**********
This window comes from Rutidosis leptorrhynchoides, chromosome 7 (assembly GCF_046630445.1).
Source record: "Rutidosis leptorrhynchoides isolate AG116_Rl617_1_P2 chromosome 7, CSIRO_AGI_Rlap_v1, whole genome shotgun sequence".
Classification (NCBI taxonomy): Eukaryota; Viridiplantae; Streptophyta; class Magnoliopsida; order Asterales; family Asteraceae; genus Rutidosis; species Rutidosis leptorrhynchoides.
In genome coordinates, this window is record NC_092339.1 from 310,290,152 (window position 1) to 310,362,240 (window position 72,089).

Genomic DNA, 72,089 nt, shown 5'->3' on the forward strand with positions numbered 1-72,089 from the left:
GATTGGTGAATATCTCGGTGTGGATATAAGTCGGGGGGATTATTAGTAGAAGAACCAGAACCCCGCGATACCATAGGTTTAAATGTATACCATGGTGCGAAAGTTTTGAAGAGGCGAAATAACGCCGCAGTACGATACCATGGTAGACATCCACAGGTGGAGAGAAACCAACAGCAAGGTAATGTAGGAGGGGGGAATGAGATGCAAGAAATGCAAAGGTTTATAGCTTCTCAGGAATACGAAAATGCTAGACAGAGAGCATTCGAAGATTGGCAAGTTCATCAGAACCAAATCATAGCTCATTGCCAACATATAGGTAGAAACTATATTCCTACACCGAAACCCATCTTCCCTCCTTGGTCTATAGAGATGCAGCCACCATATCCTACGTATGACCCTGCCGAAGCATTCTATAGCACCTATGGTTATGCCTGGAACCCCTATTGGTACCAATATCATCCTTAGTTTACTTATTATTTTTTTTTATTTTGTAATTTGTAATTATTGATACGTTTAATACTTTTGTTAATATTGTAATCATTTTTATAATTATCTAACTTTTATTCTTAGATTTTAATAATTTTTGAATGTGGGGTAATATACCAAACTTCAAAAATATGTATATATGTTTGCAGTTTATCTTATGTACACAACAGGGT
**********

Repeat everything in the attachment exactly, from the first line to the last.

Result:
This window comes from Rutidosis leptorrhynchoides, chromosome 7 (assembly GCF_046630445.1).
Source record: "Rutidosis leptorrhynchoides isolate AG116_Rl617_1_P2 chromosome 7, CSIRO_AGI_Rlap_v1, whole genome shotgun sequence".
Classification (NCBI taxonomy): Eukaryota; Viridiplantae; Streptophyta; class Magnoliopsida; order Asterales; family Asteraceae; genus Rutidosis; species Rutidosis leptorrhynchoides.
In genome coordinates, this window is record NC_092339.1 from 310,290,152 (window position 1) to 310,362,240 (window position 72,089).

Genomic DNA, 72,089 nt, shown 5'->3' on the forward strand with positions numbered 1-72,089 from the left:
GATTGGTGAATATCTCGGTGTGGATATAAGTCGGGGGGATTATTAGTAGAAGAACCAGAACCCCGCGATACCATAGGTTTAAATGTATACCATGGTGCGAAAGTTTTGAAGAGGCGAAATAACGCCGCAGTACGATACCATGGTAGACATCCACAGGTGGAGAGAAACCAACAGCAAGGTAATGTAGGAGGGGGGAATGAGATGCAAGAAATGCAAAGGTTTATAGCTTCTCAGGAATACGAAAATGCTAGACAGAGAGCATTCGAAGATTGGCAAGTTCATCAGAACCAAATCATAGCTCATTGCCAACATATAGGTAGAAACTATATTCCTACACCGAAACCCATCTTCCCTCCTTGGTCTATAGAGATGCAGCCACCATATCCTACGTATGACCCTGCCGAAGCATTCTATAGCACCTATGGTTATGCCTGGAACCCCTATTGGTACCAATATCATCCTTAGTTTACTTATTATTTTTTTTTATTTTGTAATTTGTAATTATTGATACGTTTAATACTTTTGTTAATATTGTAATCATTTTTATAATTATCTAACTTTTATTCTTAGATTTTAATAATTTTTGAATGTGGGGTAATATACCAAACTTCAAAAATATGTATATATGTTTGCAGTTTATCTTATGTACACAACAGGGT